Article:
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Thread: DSLR users who have ISO 50 option: when to use?

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    Default DSLR users who have ISO 50 option: when to use?

    Hi,

    Just a question I'm wondering, for DLSR owners who have the ISO 50 option available, how often and when do you use such a function? I have a DSLR with such function but almost never used it at all in most shooting situations. Even for long exposure/night shoots, I tend to stick to ISO 100.

    I'm just curious to know what kind of situations warrants the use of ISO 50. Any difference in noise, dynamic range, IQ btw ISO 50 and ISO 100? For film I believe such low ISO is normally being used for landscape and nite shoots?

    TIA.

  2. #2

    Default Re: DSLR users who have ISO 50 option: when to use?

    Quote Originally Posted by Garion View Post
    Hi,

    Just a question I'm wondering, for DLSR owners who have the ISO 50 option available, how often and when do you use such a function? I have a DSLR with such function but almost never used it at all in most shooting situations. Even for long exposure/night shoots, I tend to stick to ISO 100.

    I'm just curious to know what kind of situations warrants the use of ISO 50. Any difference in noise, dynamic range, IQ btw ISO 50 and ISO 100? For film I believe such low ISO is normally being used for landscape and nite shoots?

    TIA.
    One more use is when you need to balance flash with ambient light and the shutter speed is still higher than sync speed for the aperture you want to use. Alternatively you can use ND filter.

    Apart from that, in film, people use it when they want to blow the prints big. ISO50 is usually quite free from grains.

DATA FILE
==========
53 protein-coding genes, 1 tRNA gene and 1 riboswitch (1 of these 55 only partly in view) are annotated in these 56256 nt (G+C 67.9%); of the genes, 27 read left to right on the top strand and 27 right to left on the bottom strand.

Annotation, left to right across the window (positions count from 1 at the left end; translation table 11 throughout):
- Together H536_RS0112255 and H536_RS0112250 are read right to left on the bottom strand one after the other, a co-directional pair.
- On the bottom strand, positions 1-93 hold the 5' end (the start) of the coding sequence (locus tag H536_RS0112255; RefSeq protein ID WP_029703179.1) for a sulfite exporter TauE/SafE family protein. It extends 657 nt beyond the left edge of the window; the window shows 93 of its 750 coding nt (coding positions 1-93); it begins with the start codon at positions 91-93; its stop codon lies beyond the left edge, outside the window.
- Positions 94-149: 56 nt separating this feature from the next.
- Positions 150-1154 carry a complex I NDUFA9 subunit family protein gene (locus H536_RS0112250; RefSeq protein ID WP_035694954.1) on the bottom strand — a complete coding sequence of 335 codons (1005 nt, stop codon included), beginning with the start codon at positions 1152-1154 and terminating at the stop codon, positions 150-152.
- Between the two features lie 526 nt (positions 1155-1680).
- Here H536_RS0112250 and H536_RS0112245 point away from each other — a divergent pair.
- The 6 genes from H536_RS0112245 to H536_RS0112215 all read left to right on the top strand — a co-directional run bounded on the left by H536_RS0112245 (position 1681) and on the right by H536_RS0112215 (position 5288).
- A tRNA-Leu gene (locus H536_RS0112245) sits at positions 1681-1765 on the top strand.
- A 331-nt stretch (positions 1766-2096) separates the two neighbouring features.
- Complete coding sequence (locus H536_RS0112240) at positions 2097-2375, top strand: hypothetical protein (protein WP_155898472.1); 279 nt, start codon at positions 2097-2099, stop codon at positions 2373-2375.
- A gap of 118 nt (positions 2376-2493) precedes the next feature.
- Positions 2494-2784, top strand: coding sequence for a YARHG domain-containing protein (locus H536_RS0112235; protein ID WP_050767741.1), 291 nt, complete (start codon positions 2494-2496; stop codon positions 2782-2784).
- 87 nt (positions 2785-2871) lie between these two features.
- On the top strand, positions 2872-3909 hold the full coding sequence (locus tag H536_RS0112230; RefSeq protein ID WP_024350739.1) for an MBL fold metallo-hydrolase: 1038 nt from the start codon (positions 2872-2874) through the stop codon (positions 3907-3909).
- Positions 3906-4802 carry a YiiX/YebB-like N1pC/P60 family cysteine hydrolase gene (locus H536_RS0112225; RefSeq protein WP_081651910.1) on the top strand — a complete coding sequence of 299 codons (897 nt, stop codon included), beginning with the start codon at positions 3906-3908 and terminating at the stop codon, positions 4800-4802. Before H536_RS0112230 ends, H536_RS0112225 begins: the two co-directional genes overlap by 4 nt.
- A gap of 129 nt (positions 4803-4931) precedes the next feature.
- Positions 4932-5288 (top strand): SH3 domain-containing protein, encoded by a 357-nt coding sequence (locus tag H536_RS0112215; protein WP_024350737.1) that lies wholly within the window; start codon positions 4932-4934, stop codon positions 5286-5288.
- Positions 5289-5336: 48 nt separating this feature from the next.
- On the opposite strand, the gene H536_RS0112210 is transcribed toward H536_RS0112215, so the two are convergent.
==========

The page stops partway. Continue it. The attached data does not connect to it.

I don't have ISO50 on my DSLR, so I can't evaluate if it is less noisy than ISO100. If they are about the same, then I would suggest sticking with ISO100 because of the higher shutter speed you can use in most lighting situations. ISO50 for digital doesn't give a resolution improvement as it does for film.
    Last edited by lsisaxon; 5th January 2007 at 12:46 PM.

  3. #3

    Default Re: DSLR users who have ISO 50 option: when to use?

    Quote Originally Posted by Garion View Post
    Hi,

    Just a question I'm wondering, for DLSR owners who have the ISO 50 option available, how often and when do you use such a function? I have a DSLR with such function but almost never used it at all in most shooting situations. Even for long exposure/night shoots, I tend to stick to ISO 100.

    I'm just curious to know what kind of situations warrants the use of ISO 50. Any difference in noise, dynamic range, IQ btw ISO 50 and ISO 100? For film I believe such low ISO is normally being used for landscape and nite shoots?

    TIA.

    I think those who do product shot uses such ISO .Maybe because product shot need so much of a fine detail in large prints.Will someone who do product shot say something?

  4. #4
    Member bigbun's Avatar
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    Default Re: DSLR users who have ISO 50 option: when to use?

    maybe useful for creating the waterfall mist effect?

  5. #5

    Default Re: DSLR users who have ISO 50 option: when to use?

    When you want to take long exposure or slow shutter speed, it is useful.

  6. #6

    Default Re: DSLR users who have ISO 50 option: when to use?

    I would say you need ISO100 and ISO50 when you use 50mm at f1.8
    under a bright sun.... my 'x' D70 struggles when i shoot at f1.8 or f2.8 when sun is out..
    particularly if you are at Aperture priority mode with no flash... camera always says 'HI'...
    when i ignore the warning.. thats it... Overexporse...

    now..no more 'HI' after having a cam with ISO100.. but it will be better if there is ISO 50..
    As the saying goes.. the stronger the sun you have, the lower ISO you need
    btw, not only the sun... even studio lights as well...

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    Default Re: DSLR users who have ISO 50 option: when to use?

    "Night" shots (fireworks, sunrises) or any long exposure shot, where you want your exposure to be as long as possible and when f22, ISO 100 doesn't help.

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    Default Re: DSLR users who have ISO 50 option: when to use?

    when you just feel like shooting low ISO....haha

    i can think of one....when you want motion blur on a subject in strong sunlight.

  9. #9

    Default Re: DSLR users who have ISO 50 option: when to use?